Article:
David K. Levine

March 18, 1995

Revised: December 7, 1996

* Abstract:* The folk theorem allows a very unequal division
between players. In non-repeated experimental games with many equilibria, such as
ultimatum, observed play involves a relatively equal division between players. In a
two-player repeated game setting there is a simple intuition about this: a poor player has
little to lose by deviating from his equilibrium strategy. So a rich player ought to be
willing to concede a reasonable amount of pie. We investigate whether reputation effects
lead to this conclusion in a simple two person gift giving game. When types are known
equilibria are socially feasible and pairwise individually rational. In the reputational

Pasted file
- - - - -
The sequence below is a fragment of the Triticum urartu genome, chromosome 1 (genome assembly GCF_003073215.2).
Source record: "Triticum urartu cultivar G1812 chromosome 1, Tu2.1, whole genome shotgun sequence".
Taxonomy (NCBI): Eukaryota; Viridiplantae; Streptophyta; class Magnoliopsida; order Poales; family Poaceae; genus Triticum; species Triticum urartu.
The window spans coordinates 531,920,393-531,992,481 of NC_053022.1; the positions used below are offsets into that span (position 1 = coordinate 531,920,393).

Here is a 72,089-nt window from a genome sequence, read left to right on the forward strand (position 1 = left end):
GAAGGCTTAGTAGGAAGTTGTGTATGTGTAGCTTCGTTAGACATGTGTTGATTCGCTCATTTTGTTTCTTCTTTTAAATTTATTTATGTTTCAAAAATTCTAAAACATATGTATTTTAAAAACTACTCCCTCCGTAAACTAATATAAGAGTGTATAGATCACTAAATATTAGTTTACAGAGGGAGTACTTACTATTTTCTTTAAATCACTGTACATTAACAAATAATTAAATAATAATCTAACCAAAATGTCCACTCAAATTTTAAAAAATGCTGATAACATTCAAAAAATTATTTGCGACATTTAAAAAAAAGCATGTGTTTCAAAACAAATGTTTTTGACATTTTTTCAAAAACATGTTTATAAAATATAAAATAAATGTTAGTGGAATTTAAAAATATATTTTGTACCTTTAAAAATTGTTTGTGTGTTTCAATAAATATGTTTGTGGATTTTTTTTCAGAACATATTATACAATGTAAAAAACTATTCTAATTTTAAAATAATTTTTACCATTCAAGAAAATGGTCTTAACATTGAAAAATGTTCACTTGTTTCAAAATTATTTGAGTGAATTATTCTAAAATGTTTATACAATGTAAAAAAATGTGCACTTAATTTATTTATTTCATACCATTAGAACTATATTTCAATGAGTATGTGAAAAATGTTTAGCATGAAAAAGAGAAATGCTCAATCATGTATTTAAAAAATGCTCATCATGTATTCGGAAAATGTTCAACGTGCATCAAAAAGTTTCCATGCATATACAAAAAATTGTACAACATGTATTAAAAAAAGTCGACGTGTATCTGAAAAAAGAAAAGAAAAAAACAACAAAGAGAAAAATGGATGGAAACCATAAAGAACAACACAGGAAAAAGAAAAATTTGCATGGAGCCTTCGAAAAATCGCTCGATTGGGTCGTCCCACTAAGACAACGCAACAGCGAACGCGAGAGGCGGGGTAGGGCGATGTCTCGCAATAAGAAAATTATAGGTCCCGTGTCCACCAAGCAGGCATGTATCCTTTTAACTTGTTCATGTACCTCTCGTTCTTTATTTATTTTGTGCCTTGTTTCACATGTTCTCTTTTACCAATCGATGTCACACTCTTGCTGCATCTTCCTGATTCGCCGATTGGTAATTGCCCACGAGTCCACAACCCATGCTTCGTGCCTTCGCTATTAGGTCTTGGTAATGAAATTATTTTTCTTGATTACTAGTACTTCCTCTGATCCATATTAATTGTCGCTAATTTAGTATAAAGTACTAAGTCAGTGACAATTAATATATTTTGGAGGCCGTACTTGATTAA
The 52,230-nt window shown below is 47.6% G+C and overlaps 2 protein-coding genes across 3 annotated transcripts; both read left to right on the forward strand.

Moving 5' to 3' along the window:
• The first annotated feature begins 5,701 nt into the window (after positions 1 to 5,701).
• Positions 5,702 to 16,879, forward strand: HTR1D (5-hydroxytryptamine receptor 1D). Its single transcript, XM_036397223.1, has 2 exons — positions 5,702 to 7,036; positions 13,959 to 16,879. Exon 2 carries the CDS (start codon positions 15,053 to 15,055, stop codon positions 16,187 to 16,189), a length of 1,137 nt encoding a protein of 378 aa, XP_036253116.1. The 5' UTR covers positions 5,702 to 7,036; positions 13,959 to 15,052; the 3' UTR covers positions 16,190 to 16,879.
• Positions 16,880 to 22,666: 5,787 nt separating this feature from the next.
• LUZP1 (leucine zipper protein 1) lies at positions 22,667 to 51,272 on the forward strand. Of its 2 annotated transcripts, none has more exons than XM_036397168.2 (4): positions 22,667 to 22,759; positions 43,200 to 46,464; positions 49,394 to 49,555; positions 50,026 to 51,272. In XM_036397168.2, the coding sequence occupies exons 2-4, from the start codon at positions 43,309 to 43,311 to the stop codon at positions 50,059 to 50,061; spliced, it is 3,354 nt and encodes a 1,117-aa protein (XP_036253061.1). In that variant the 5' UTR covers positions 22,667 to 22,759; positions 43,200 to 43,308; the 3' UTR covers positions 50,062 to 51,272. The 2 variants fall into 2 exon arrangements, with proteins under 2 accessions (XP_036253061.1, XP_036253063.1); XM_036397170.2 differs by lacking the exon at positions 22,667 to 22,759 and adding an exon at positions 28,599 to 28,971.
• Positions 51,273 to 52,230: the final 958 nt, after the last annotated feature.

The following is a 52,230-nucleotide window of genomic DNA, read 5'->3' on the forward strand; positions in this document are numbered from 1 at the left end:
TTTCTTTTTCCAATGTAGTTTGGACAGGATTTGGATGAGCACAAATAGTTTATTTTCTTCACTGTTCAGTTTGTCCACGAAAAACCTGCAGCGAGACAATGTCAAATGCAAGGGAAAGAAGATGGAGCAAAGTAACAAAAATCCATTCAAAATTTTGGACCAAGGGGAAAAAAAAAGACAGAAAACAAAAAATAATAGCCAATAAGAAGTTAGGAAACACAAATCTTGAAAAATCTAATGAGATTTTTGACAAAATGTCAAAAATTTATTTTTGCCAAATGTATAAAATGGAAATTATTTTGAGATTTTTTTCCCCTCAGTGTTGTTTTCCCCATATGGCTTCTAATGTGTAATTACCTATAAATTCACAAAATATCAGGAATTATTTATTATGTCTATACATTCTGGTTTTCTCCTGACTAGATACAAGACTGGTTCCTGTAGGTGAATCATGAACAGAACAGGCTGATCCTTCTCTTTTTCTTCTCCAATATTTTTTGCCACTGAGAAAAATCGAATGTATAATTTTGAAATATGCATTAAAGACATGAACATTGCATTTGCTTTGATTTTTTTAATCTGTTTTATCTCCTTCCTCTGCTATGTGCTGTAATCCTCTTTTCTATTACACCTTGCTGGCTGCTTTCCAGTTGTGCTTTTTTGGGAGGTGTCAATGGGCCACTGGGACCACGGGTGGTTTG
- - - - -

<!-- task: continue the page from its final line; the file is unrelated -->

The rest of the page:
case the set of equilibria is smaller than the set of socially feasible, average
individually rational and incentive compatible payoffs, and larger than the set of
socially feasible, pairwise individually rational and incentive compatible points. In
general the set of equilibrium payoffs need not be smaller or more equitable in the
reputational case. However, in sensible example, we can how the incentive constraints do
have the desired effect of reducing the set of equilibrium payoffs and eliminating many
inequitable equilibria.